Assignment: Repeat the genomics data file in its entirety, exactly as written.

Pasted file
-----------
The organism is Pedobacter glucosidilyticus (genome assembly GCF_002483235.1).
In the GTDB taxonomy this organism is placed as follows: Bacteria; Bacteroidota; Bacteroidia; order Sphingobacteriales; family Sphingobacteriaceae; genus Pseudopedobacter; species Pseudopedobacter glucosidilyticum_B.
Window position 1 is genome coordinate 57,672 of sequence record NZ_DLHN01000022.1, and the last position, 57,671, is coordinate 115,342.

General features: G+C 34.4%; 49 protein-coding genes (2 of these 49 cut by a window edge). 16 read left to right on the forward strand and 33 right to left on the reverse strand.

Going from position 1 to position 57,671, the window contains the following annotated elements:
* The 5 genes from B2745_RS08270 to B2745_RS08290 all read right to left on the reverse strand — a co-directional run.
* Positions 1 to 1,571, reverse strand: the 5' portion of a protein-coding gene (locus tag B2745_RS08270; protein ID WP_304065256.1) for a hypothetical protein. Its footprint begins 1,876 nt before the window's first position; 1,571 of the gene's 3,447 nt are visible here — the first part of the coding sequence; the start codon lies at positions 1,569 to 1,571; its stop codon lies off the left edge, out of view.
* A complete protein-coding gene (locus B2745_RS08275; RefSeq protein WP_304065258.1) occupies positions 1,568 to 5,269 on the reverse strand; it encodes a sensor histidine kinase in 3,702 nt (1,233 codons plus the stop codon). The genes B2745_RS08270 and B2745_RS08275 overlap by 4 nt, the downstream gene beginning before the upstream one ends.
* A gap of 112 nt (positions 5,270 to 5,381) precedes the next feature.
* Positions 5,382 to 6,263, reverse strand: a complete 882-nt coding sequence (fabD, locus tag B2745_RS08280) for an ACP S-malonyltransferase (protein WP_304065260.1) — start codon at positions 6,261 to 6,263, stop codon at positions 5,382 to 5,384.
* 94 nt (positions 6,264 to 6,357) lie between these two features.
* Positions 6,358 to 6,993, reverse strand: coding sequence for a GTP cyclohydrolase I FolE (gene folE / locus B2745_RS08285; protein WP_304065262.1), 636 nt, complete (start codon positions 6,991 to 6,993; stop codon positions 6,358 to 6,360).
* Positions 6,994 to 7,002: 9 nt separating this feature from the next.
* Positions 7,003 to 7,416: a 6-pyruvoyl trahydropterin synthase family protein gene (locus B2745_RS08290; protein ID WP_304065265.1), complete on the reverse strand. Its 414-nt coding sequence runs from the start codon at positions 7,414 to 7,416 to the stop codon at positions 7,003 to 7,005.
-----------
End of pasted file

The organism is Pedobacter glucosidilyticus (genome assembly GCF_002483235.1).
In the GTDB taxonomy this organism is placed as follows: Bacteria; Bacteroidota; Bacteroidia; order Sphingobacteriales; family Sphingobacteriaceae; genus Pseudopedobacter; species Pseudopedobacter glucosidilyticum_B.
Window position 1 is genome coordinate 57,672 of sequence record NZ_DLHN01000022.1, and the last position, 57,671, is coordinate 115,342.

General features: G+C 34.4%; 49 protein-coding genes (2 of these 49 cut by a window edge). 16 read left to right on the forward strand and 33 right to left on the reverse strand.

Going from position 1 to position 57,671, the window contains the following annotated elements:
* The 5 genes from B2745_RS08270 to B2745_RS08290 all read right to left on the reverse strand — a co-directional run.
* Positions 1 to 1,571, reverse strand: the 5' portion of a protein-coding gene (locus tag B2745_RS08270; protein ID WP_304065256.1) for a hypothetical protein. Its footprint begins 1,876 nt before the window's first position; 1,571 of the gene's 3,447 nt are visible here — the first part of the coding sequence; the start codon lies at positions 1,569 to 1,571; its stop codon lies off the left edge, out of view.
* A complete protein-coding gene (locus B2745_RS08275; RefSeq protein WP_304065258.1) occupies positions 1,568 to 5,269 on the reverse strand; it encodes a sensor histidine kinase in 3,702 nt (1,233 codons plus the stop codon). The genes B2745_RS08270 and B2745_RS08275 overlap by 4 nt, the downstream gene beginning before the upstream one ends.
* A gap of 112 nt (positions 5,270 to 5,381) precedes the next feature.
* Positions 5,382 to 6,263, reverse strand: a complete 882-nt coding sequence (fabD, locus tag B2745_RS08280) for an ACP S-malonyltransferase (protein WP_304065260.1) — start codon at positions 6,261 to 6,263, stop codon at positions 5,382 to 5,384.
* 94 nt (positions 6,264 to 6,357) lie between these two features.
* Positions 6,358 to 6,993, reverse strand: coding sequence for a GTP cyclohydrolase I FolE (gene folE / locus B2745_RS08285; protein WP_304065262.1), 636 nt, complete (start codon positions 6,991 to 6,993; stop codon positions 6,358 to 6,360).
* Positions 6,994 to 7,002: 9 nt separating this feature from the next.
* Positions 7,003 to 7,416: a 6-pyruvoyl trahydropterin synthase family protein gene (locus B2745_RS08290; protein ID WP_304065265.1), complete on the reverse strand. Its 414-nt coding sequence runs from the start codon at positions 7,414 to 7,416 to the stop codon at positions 7,003 to 7,005.